If architects saw cities as part of the 'self' they would create places that are kind to their inhabitants, writes Lisa Johnston.
As artist Rhett Martyn walked me through the first phase of the two-part Drawing on Origins exhibition held at the Gifa Gallery in Braamfontein, Johannesburg, he casually said: "It's all in a state of entropy now; everything is falling apart."
The once pristine series of drawings and sculptures were looking a bit shabby and an audiovisual display, which featured proudly at the crowded launch of the event, had been switched off.
Had this been a conventional exhibition it might have been seen as catastrophic, but the first phase of the exhibition was always more about exploring the concept of origins through imagination, drawing and thinking than building a finished product.
As a concept the two consecutive Drawing on Origins exhibitions (the second spin-off exhibition being held at The Open in the Maboneng precinct until the end of October) are enormously exciting. The premise is that by going back to the point of origin, the architects who create our cities can re-examine the self as part of a living landscape and presumably work towards creating kinder environments that rekindle a sense of community.
Drawing on Origins came about after a series of workshops led by architects Elena Rocchi and Dieter Brandt that brought 14 artists and architects together with renowned paleoanthropologist Professor Lee Berger. The idea was to delve into the heart of humanity's origins at the Cradle of Humankind.
"The workshops were based on the philosophy of finding a humane connection between the actual experience of being human and how to translate that into architecture," Martyn said.
Titled "up and above", "surface movement" and "below ground", the workshops took the participants to important sites of discovery where they filmed, photographed and drew from three different perspectives "as a way of interrogating site – architecture's ground zero, the point of imaginative departure".
That it follows a three-tiered approach to creativity is significant in terms of humanity's most basic religious structure (in the case of Christianity: heaven, earth and hell) and the process of how our primal beliefs translate to how we view our physical reality and the intellectual understanding that emerges from that.
"As a mark on paper drawing is a representational link between the imagination and physical reality," said Brandt. "At its origin the image proceeds from imagination and emerges into sketch … taking place on the line where unconsciousness [below ground] shifts into the consciousness [up and above]."
The curatorship of the exhibitions literally followed the participants' experiences: starting with the powerful, primal sketches and photographs from their exploration in the caves of origins, through to examining the marks made by the human hand and the beginnings of the constructive or imaginative process and finally the intellectualised and a formalised end product – The Last Supper.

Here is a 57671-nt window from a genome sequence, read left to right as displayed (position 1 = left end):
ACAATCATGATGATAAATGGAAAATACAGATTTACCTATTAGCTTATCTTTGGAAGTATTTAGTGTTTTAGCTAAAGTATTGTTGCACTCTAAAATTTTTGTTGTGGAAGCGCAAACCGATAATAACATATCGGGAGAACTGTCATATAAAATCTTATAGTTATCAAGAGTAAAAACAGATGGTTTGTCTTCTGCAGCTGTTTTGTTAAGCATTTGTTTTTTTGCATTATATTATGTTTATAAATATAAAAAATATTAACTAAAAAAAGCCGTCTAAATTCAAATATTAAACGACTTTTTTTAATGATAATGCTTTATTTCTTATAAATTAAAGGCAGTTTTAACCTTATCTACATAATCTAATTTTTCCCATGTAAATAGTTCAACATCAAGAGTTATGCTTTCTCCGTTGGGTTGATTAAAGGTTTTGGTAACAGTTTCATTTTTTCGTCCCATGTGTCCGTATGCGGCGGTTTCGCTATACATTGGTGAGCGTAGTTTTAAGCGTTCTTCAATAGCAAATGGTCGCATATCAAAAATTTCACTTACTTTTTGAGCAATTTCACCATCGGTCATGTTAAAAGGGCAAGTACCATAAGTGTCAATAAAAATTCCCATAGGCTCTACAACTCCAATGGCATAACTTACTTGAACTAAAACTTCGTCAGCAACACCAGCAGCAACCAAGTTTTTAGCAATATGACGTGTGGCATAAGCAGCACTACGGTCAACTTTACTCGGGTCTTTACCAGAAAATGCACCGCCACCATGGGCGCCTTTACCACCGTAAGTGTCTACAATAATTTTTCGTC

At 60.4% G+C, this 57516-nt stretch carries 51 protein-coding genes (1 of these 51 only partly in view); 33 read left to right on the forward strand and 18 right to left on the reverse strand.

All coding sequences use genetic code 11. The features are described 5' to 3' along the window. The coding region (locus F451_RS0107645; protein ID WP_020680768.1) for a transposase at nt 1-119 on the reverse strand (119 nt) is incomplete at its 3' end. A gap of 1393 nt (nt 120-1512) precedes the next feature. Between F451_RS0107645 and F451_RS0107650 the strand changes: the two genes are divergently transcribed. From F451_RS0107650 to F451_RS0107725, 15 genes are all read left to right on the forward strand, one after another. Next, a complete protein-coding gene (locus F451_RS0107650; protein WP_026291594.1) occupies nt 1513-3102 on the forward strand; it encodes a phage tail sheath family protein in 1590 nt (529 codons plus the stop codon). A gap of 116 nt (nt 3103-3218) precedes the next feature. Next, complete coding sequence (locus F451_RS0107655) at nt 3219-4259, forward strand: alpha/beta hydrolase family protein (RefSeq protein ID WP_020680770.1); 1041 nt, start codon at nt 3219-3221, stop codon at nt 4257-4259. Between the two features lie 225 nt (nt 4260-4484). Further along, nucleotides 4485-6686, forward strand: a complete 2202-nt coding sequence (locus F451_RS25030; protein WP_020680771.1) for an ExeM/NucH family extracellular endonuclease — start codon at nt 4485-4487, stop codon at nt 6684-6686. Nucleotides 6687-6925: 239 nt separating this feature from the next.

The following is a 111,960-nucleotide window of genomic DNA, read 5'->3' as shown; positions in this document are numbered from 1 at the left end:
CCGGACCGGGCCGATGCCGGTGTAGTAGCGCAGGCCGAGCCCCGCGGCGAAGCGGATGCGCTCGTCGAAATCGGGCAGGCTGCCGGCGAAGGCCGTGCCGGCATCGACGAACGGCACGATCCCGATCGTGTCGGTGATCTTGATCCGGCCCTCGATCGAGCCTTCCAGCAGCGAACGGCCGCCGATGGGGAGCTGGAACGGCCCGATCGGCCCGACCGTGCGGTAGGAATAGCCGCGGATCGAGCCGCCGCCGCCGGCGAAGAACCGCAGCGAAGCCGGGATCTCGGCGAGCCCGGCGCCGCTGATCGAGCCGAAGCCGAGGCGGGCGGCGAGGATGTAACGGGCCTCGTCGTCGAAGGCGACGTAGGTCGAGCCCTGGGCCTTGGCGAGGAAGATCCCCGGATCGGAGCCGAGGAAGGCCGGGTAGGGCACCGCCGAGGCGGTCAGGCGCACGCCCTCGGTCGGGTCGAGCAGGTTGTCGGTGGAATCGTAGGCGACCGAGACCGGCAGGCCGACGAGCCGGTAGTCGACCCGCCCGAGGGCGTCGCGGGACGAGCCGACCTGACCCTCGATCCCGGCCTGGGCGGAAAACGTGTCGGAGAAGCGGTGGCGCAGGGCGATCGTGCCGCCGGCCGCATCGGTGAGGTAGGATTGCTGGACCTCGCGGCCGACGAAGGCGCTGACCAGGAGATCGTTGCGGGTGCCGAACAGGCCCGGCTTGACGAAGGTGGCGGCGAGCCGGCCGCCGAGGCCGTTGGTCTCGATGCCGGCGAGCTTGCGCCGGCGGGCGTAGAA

Essentially a table with placards representing each participant as an archetype, The Last Supper was conceived by Rocchi. She got the candidates to draw portraits of themselves as if they were looking through their bodies from an aerial perspective and asked clandestine questions to piece together the essential metaphysical bones of each member of the group.
This was worked into a final art piece, which is still on exhibition at The Open. The members have donated it to the city as a marker of a new perspective on the overlap between architecture and archeology and, ultimately, an imagined city – a utopia of origins.
So why the need for architects to delve into history? "We are facing a crisis of representation in architecture," said Brandt. "The use of computer programmes [to design buildings] creates a disparity between the operation of body and mind … Interrogating thought is the essence of what we are as humans and as architects who shape the changing environment with our most essential tools in the practice of architecture – writing and drawing and building."
In essence, the basic "gatekeeping" role that artist and architects hold between society and the creation of public spaces has been going wrong. Instead of our cities being places of peace and community, they are places of segregation and hostility. By returning to the origins and creating dialogue among the people who literally build our society, the hope is that they can improve cities by creating spaces that invite communication instead of competition.
Although it is somewhat difficult for an outsider to grasp the nebulous essence of what the participants have experienced, there is a palpable excitement that is quite contagious. If it is true that we can improve ourselves and our communities by examining things from their bases to above, perhaps the Cradle should become a team-building venue to which we send our politicians and top businesspeople to delve into and remember where we all came from, so that we can start again with our origins intact.
Drawing on Origins is a Gifa and Nirox Foundation co-production. Drawing on Origins 2 is on at The Open in the Maboneng precinct's Main Change building until the end of October